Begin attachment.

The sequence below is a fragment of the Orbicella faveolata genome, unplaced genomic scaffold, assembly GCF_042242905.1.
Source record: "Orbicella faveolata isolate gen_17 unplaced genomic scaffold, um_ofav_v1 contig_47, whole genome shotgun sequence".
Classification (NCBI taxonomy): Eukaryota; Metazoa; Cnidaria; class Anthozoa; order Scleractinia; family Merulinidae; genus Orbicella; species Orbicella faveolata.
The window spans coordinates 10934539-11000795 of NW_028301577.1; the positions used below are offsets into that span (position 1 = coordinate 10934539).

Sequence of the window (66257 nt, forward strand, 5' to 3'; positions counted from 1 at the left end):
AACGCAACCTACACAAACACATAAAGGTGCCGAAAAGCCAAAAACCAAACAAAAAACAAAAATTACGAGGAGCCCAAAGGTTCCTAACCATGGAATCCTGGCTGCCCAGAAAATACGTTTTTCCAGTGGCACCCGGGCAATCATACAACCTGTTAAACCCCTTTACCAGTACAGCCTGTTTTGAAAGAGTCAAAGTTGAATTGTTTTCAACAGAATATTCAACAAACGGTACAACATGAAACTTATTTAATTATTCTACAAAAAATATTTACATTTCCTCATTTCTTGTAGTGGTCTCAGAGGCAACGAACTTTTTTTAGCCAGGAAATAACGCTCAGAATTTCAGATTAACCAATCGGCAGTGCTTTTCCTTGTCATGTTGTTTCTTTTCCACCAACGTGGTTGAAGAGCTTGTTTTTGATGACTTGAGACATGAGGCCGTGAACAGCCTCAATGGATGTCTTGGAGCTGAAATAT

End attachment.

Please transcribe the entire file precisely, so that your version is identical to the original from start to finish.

The sequence below is a fragment of the Orbicella faveolata genome, unplaced genomic scaffold, assembly GCF_042242905.1.
Source record: "Orbicella faveolata isolate gen_17 unplaced genomic scaffold, um_ofav_v1 contig_47, whole genome shotgun sequence".
Classification (NCBI taxonomy): Eukaryota; Metazoa; Cnidaria; class Anthozoa; order Scleractinia; family Merulinidae; genus Orbicella; species Orbicella faveolata.
The window spans coordinates 10934539-11000795 of NW_028301577.1; the positions used below are offsets into that span (position 1 = coordinate 10934539).

Sequence of the window (66257 nt, forward strand, 5' to 3'; positions counted from 1 at the left end):
AACGCAACCTACACAAACACATAAAGGTGCCGAAAAGCCAAAAACCAAACAAAAAACAAAAATTACGAGGAGCCCAAAGGTTCCTAACCATGGAATCCTGGCTGCCCAGAAAATACGTTTTTCCAGTGGCACCCGGGCAATCATACAACCTGTTAAACCCCTTTACCAGTACAGCCTGTTTTGAAAGAGTCAAAGTTGAATTGTTTTCAACAGAATATTCAACAAACGGTACAACATGAAACTTATTTAATTATTCTACAAAAAATATTTACATTTCCTCATTTCTTGTAGTGGTCTCAGAGGCAACGAACTTTTTTTAGCCAGGAAATAACGCTCAGAATTTCAGATTAACCAATCGGCAGTGCTTTTCCTTGTCATGTTGTTTCTTTTCCACCAACGTGGTTGAAGAGCTTGTTTTTGATGACTTGAGACATGAGGCCGTGAACAGCCTCAATGGATGTCTTGGAGCTGAAATAT